A few months ago I went to Los Angeles on business and on the way back decided to stop by the Fargo Street in Echo park – which at 33% gradient is the 2nd steepest paved road in the United States (* at least according to our bible – The Complete Guide to Climbing – By Bike). THE steepest road is Canton Ave. in Pittsburgh which is billed at 35% to 37%, depending on who you ask, and features a lot of cobblestone. Fargo Street is just concrete (in places badly cracked up and crumbling, as you can see below), no cobbles, therefore making the steepest US road paved with asphalt or concrete.
A lot of people, even Californians, think that San Francisco is where all the steep roads are, while LA is pretty flat. This is only because the touristy parts of LA are in flatter region, but in fact the steepest 5 or 6 California roads are all in LA, and about half of top 20 steepest US roads are in California – primarily in LA, San Francisco and San Diego.
Here’s some highly unofficial, partial list of steepest climbs in US:
37% Canton Avenue, Pittsburgh (+video)
33% Fargo Street, Los Angeles
33% Eldred Street, Los Angeles
33% 28th Street, Los Angeles
32% Ewing Street, Los Angeles
32% Duane Street, Los Angeles
32% Baxter Street, Los Angeles
31.98% Dornbush Street, Pittsburgh, PA
31.5% Filbert Street between Leavenworth and Hyde, San Francisco
31.5% 22nd Street between Church and Vicksburg, San Francisco
29% Jones between Union and Filbert, San Francisco
29% Boustead Street, Pittsburgh
28.6% Poe Street at Evergreen, San Diego
28.3% Ramona Avenue, San Diego
28% Flowers Street, Pittsburgh
27.9% Duboce between Buena Vista and Alpine, San Francisco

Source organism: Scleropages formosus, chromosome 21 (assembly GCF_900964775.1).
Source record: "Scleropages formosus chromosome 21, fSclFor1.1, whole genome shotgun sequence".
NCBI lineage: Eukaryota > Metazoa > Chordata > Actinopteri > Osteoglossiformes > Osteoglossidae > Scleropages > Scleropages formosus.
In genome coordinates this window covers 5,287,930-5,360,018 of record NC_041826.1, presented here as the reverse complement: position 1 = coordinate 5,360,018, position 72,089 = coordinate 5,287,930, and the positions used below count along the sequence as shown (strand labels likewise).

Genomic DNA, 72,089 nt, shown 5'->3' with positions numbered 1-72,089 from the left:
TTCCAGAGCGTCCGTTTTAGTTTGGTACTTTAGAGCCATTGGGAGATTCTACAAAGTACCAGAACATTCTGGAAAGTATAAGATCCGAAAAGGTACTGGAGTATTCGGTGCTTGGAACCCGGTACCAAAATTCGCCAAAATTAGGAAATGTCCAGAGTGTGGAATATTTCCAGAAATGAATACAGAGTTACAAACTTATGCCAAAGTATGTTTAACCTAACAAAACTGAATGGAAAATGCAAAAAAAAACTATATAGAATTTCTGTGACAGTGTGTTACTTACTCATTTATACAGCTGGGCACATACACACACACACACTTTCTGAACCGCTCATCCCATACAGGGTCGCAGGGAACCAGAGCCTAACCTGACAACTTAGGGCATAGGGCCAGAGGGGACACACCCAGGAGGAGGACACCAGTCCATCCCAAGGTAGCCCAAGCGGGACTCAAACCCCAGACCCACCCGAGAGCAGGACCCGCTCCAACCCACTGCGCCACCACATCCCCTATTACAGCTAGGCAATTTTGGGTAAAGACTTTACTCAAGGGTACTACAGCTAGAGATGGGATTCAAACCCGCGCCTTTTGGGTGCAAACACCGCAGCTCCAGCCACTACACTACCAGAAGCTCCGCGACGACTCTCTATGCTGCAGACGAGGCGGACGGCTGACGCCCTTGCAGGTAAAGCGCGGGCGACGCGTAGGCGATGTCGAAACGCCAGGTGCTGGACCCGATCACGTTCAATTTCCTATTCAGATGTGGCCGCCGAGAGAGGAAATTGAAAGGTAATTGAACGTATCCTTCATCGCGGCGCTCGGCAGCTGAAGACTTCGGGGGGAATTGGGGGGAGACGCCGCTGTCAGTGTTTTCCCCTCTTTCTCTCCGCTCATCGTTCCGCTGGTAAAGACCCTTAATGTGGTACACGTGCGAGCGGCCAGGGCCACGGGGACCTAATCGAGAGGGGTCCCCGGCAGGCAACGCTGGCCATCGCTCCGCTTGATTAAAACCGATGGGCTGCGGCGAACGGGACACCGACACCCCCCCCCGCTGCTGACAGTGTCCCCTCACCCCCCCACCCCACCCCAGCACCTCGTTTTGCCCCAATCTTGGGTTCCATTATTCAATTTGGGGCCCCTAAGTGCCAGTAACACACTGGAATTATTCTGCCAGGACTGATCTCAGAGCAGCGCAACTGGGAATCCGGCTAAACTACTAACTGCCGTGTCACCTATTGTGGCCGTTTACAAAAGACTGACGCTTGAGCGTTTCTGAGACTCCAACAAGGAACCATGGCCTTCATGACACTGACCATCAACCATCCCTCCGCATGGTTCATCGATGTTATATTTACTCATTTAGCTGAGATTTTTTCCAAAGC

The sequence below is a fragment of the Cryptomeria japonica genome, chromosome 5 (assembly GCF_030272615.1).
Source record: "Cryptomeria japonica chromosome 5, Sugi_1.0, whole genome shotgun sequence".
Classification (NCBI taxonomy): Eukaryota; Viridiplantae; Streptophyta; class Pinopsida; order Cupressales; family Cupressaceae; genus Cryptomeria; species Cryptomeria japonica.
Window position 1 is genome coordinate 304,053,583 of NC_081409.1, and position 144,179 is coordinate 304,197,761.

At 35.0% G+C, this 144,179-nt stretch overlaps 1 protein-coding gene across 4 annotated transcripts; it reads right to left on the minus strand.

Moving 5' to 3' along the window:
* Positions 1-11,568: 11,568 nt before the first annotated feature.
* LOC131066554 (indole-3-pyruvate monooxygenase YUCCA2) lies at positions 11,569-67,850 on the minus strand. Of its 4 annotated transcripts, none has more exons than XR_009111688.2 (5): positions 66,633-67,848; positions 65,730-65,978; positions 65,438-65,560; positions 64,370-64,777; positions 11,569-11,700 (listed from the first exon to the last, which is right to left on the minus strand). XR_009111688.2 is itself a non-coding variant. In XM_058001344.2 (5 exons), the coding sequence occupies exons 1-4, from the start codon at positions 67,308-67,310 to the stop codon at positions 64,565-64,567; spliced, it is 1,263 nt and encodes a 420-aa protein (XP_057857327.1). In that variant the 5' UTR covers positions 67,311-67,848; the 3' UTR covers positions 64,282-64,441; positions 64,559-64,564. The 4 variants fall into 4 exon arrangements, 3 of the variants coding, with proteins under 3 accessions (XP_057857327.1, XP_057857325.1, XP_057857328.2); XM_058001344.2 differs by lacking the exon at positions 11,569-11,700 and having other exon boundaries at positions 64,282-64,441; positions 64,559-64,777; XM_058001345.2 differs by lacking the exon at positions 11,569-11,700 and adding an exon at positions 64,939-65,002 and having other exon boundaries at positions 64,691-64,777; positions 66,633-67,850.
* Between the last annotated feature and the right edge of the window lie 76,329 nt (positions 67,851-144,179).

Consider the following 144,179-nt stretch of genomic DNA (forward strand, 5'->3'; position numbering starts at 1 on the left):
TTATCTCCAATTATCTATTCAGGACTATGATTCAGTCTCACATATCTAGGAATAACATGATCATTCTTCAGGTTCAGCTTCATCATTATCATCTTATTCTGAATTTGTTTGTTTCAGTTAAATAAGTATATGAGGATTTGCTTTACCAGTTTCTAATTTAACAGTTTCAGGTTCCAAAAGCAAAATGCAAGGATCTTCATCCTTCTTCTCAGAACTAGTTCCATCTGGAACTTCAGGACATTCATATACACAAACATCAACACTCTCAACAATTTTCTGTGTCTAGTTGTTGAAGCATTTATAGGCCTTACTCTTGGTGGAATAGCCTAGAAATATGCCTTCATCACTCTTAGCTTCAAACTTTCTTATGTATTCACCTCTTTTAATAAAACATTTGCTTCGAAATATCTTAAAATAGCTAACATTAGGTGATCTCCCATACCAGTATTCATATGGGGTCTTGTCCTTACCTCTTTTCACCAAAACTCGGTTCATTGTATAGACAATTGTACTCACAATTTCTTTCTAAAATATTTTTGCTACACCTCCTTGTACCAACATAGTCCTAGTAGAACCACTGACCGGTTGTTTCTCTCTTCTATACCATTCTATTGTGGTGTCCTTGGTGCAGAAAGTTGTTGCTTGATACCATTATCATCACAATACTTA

27% East Woodford Avenue, Pittsburgh
26.6% Oliphant Street, San Diego
26% Jones between Green and Union, San Francisco
26% Webster between Vallejo and Broadway, San Francisco
26% Torrance Street, San Diego
25% Logan Street, Pittsburgh
25% Rialto Street, Pittsburgh
25% Duboce between Alpine and Divisadero, San Francisco
24.9% Bandini between San Diego and California, San Diego
24.8% Jones between Pine and California, San Francisco
24% Fillmore between Vallejo and Broadway, San Francisco
24% Tesla Street, Pittsburgh
These roads are all relatively short, as short as 0.1 miles, but it doesn’t help all that much – as you can see from videos below, it takes a full 100% effort to climb those streets, even using compact 34 tooth small ring at the front and 28 cogset in the back, while zigzagging from one side of the street to the next. My hat is off to whoever can ride straight up those hills with standard gearing.
In fact, Fargo Street area shown on the map below, contains several twin streets that go up parallel to Fargo Street, featuring very similar 32-33% gradients according to Garmin – these are Duane, Baxter and Ewing Streets. All of them start at Alessandro St. and all, except Baxter, dead-end at North Alvarado St., while Baxter keep going for steep downhill and another similarly steep uphill, so if you want to experience roller-coaster ride, go ride Baxter St!
Riding up Fargo and its sister streets is a bit tricky at first. One has to balance the weight carefully between the two wheels – forget about sitting on your saddle, don’t even try it as you will pop a wheelie and fall backwards. Instead you have to be standing on your pedals, while leaning forward to provide enough weight for your front wheel to maintain contact with the road. Meanwhile, back wheel has to have enough traction – mine was slipping from under me a few times, especially during “switchbacks” on the side of the road where there were a few leaves and other debris. Any momentum you can hope to gain before climbing will be lost in the first few meters, that’s how steep the road is – and even if you are trying to ride straight up (which is what I tried at first), be prepared to start zig-zagging as you are running out of power to keep the pedals turning over. Be prepared to unclip too, these roads are very steep and get slippery especially wearing cleats!
If you are zig-zagging, make sure you accelerate a little to gain momentum as you reach the turning point – you don’t want to get “stuck” while your bike is pointing upward, the idea is to go through the turn as quickly as possible.
Here’s my ride up famous Fargo Street:
As well as my rides up Ewing and Baxter Street nearby:
Finally, here’s some video from 2011 installment of the annual Fargo Street Climb that gives you an idea of how difficult the climb is, even with mountain bike gearing: